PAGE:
(CNN) -- Josef Fritzl, the Austrian man accused of keeping his daughter in a cellar for decades and fathering her seven children, will go on trial March 16 on six charges including murder and incest.
Josef Fritzl admitted fathering seven children by his daughter during her 24-year captivity.
The Austrian Press Agency reported Thursday the trial was expected to last about five days and be held behind closed doors. Further details about the case would be announced Friday, it said.
Fritzl, 73, was charged in November with incest and the repeated rape of his daughter, Elisabeth, for 24 years.
But he was also charged with the murder of one of the children he fathered with her, an infant who died soon after birth. State Prosecutor Gerhard Sedlacek said Michael Fritzl died from lack of medical care.
In all, Fritzl faces six charges at trial: murder, involvement in slave trade (slavery), rape, incest, assault, and deprivation of liberty, Sedlacek's office said. If convicted, he could face life in prison.
The case first came to light in April 2008 when Elisabeth's then-19-year-old daughter, Kerstin, became seriously ill with convulsions. Elisabeth persuaded her father to allow Kerstin to be taken to a hospital for treatment.
Hospital staff became suspicious of the case and alerted police, who discovered the family members in the cellar.
Fritzl confessed to police that he raped his daughter, kept her and their children in captivity, and burned the body of the dead infant in an oven in the house. Elisabeth told police the infant was one of twins who died a few days after birth.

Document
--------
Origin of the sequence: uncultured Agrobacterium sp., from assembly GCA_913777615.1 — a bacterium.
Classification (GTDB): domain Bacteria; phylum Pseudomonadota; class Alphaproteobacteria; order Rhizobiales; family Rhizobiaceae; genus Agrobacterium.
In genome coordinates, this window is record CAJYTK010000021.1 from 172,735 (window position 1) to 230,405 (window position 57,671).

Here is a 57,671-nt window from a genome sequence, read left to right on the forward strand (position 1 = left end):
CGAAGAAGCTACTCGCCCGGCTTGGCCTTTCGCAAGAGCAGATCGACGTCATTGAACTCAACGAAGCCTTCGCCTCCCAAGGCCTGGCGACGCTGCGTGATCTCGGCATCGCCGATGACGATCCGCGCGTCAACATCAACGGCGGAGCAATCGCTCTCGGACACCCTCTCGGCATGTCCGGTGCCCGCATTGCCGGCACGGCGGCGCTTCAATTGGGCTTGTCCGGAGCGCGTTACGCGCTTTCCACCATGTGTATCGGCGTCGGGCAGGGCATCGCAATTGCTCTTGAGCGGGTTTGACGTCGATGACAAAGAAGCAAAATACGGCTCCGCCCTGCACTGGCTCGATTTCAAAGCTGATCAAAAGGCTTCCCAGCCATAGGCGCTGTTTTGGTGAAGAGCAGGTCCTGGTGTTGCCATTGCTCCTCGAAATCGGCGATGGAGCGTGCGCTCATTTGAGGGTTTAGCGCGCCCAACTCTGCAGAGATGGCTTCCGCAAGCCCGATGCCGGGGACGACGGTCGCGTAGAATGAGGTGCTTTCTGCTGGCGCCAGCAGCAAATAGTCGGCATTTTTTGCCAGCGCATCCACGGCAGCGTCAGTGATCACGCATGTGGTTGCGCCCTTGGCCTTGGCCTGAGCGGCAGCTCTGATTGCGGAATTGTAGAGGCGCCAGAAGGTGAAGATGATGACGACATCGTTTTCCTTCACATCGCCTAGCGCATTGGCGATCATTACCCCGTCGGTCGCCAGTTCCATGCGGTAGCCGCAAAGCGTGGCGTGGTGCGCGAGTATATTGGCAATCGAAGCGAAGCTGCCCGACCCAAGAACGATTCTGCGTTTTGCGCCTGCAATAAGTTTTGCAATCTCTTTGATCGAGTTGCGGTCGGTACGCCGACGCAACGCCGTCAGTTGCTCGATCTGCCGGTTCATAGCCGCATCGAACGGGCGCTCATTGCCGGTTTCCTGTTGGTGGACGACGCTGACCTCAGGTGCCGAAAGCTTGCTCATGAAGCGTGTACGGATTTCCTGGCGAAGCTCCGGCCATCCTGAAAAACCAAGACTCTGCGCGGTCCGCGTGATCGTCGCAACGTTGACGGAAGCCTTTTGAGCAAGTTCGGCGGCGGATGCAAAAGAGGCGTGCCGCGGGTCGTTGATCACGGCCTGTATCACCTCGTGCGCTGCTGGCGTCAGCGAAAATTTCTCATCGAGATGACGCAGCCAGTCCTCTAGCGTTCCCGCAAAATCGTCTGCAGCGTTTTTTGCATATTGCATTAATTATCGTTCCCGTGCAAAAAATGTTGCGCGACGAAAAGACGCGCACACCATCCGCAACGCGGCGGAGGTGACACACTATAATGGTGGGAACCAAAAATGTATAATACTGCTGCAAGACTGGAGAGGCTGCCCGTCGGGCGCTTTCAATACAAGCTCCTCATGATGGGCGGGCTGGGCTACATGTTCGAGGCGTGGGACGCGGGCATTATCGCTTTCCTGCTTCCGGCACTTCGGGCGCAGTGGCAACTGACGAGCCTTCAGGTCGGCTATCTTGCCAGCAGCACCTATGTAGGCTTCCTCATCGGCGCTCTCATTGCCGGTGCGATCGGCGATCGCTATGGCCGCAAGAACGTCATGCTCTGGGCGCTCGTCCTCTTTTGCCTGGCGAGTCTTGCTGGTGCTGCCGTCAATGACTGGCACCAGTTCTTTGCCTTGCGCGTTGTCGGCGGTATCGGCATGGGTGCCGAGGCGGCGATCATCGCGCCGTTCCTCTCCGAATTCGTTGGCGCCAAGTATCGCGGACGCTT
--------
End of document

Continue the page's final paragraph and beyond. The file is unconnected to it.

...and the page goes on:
When Elisabeth gained her freedom, she told police her father began sexually abusing her at age 11. On August 8, 1984, her father enticed her into the basement, where he drugged her, put her in handcuffs and locked her in a room, she told police.
Fritzl explained Elisabeth's disappearance in 1984 by saying the 18-year-old girl had run away from home. He backed up the story with letters he forced Elisabeth to write.
Elisabeth Fritzl and all but three of her children lived in the specially designed cellar beneath her father's home in Amstetten, Austria, west of Vienna. The other three children lived upstairs with Fritzl and his wife; Fritzl had left them on his own doorstep, pretending his "missing" daughter Elisabeth had dropped them off.
Under Austrian law, if Fritzl is convicted on several offenses, he will be given the sentence linked to the worst crime. In addition to murder, he will face the following charges: